A guest room at the Sofitel Resort & Spa.
The Sofitel Fiji Resort & Spa is also on Denarau Island. There’s a free shuttle bus called the Bula Bus that makes it easy to travel from one resort to another, or to the shops and restaurants at Port Denarau. The Sofitel Fiji Resort & Spa has 296 rooms grouped into three categories: Resort View Rooms, Ocean View Rooms and Suites. All suites are located at the east end of the resort’s three room blocks, giving them the best ocean views. Since the resort is three stories high, even superior views can be found on the highest floor.
While the resort targets all markets, it’s especially well-equipped to handle groups and conferences. The resort’s Mandara Spa is set up like a little village, giving it a real day spa atmosphere. “Many of our guests spend the whole day here,” says Jocelyn Foon, business development manager for the resort.
The signature treatment is the Mandara Four-Hand Massage, which utilizes a combination of massage techniques, including lomi lomi. Another popular treatment is the Fijian Bobo Massage. The spa director, Anne Hazelman, told me that it’s a tradition in Fijian households for the father to come home and lay down on the living room floor and the children would give their father a massage. Bobo is a massage technique that utilizes a combination of long, gentle strokes and forceful manipulation of the muscles.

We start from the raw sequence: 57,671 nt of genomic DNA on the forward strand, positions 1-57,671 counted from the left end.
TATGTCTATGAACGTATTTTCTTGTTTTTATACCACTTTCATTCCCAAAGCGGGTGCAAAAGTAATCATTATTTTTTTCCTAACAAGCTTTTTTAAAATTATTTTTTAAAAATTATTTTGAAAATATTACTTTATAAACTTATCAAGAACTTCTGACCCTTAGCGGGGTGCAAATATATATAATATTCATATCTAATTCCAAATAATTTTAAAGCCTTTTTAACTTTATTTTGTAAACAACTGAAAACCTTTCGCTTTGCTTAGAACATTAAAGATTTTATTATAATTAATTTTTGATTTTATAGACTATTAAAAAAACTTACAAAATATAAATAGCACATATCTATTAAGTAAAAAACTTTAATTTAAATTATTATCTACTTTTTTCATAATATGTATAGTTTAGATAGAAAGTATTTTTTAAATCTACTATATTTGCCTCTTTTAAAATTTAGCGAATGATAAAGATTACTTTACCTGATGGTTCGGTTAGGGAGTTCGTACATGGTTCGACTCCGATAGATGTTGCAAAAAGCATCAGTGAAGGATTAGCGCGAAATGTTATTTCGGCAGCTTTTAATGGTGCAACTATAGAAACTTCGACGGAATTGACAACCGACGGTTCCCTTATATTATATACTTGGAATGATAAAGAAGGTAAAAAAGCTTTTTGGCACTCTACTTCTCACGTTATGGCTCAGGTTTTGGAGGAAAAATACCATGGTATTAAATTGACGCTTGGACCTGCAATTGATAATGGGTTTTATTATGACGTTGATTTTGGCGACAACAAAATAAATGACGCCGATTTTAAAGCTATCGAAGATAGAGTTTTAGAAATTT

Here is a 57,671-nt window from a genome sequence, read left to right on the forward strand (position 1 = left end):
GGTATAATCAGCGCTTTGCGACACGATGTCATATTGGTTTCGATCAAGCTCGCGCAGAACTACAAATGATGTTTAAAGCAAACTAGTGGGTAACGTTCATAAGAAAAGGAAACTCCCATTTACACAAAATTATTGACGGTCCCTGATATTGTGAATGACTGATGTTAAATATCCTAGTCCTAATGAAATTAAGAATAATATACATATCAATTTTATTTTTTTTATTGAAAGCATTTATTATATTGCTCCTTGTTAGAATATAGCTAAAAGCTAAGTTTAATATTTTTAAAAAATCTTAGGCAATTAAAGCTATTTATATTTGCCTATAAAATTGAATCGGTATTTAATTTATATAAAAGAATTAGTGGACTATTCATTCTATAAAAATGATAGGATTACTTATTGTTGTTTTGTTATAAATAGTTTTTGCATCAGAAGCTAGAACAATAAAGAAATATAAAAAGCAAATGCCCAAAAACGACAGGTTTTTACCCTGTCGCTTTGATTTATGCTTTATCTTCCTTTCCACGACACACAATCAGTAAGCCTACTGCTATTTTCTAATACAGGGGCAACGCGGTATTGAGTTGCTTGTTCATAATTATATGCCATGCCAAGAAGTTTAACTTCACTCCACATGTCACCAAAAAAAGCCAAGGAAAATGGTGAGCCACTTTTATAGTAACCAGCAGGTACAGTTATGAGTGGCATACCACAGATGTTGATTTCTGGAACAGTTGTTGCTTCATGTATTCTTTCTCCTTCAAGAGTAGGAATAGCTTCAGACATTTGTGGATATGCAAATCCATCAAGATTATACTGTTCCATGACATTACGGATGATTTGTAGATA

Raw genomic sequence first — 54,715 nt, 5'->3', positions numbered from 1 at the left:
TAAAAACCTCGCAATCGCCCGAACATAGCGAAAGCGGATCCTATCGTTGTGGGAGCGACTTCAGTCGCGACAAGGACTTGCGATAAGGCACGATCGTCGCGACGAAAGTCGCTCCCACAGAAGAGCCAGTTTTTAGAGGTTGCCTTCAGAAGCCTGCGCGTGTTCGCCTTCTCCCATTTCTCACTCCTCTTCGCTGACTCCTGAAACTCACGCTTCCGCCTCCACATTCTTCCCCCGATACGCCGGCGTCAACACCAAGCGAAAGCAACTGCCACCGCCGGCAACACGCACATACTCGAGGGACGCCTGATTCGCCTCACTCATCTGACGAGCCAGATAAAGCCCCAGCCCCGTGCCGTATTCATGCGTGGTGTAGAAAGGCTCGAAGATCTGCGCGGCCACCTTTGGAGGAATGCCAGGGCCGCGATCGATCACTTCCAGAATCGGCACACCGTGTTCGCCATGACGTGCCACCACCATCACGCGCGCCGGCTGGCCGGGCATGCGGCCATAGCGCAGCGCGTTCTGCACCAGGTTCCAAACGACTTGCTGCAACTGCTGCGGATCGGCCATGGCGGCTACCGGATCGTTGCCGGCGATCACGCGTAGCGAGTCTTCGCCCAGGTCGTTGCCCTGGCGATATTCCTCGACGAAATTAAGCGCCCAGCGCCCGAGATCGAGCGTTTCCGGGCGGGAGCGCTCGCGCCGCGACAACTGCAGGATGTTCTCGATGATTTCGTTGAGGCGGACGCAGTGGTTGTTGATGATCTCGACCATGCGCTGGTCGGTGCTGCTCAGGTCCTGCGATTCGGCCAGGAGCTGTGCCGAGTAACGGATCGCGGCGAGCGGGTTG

Hazelman impressed me when she described her hiring techniques. 50 percent of her decision on whether she hires an applicant depends on whether or not that person has a giving energy. She’s seen people with great resumes who didn’t have the gift of human touch. Advise your clients to seek out Anne, even if just for a minute or two, it will add to their total experience at the spa. Agents can contact her about advance reservations at [email protected], 679-675-7877, ext. 2877.
The resort has three restaurants. V is the signature fine dining restaurant; Lagoon Restaurant has various theme nights featuring various cuisines; Salt is a casual, award-winning restaurant placed between the resort’s lagoon-style pool and the beach.
Heater Gordon, Mark Rogers and Jocelyn Foon.
Heather Gordon, the director of sales and marketing, joined Jocelyn and I for lunch. After discussing the resort, our conversation veered off to a popular topic on Fiji: Why should travelers from the U.S. travel all the way to Fiji, when they have first rate beach destinations so close to home? The answer we came up with is Fiji’s people and the culture. Fijians are as friendly as they’re reputed to be and the culture is unlike anything travelers will find in the Caribbean or Mexico. By the end of the lunch, we were in agreement that Fiji needs to do a better job marketing itself. Too few Americans know enough about Fiji to commit to the long haul trip. On average, the resorts that I’ve visited report between five and seven percent of their business coming from the U.S.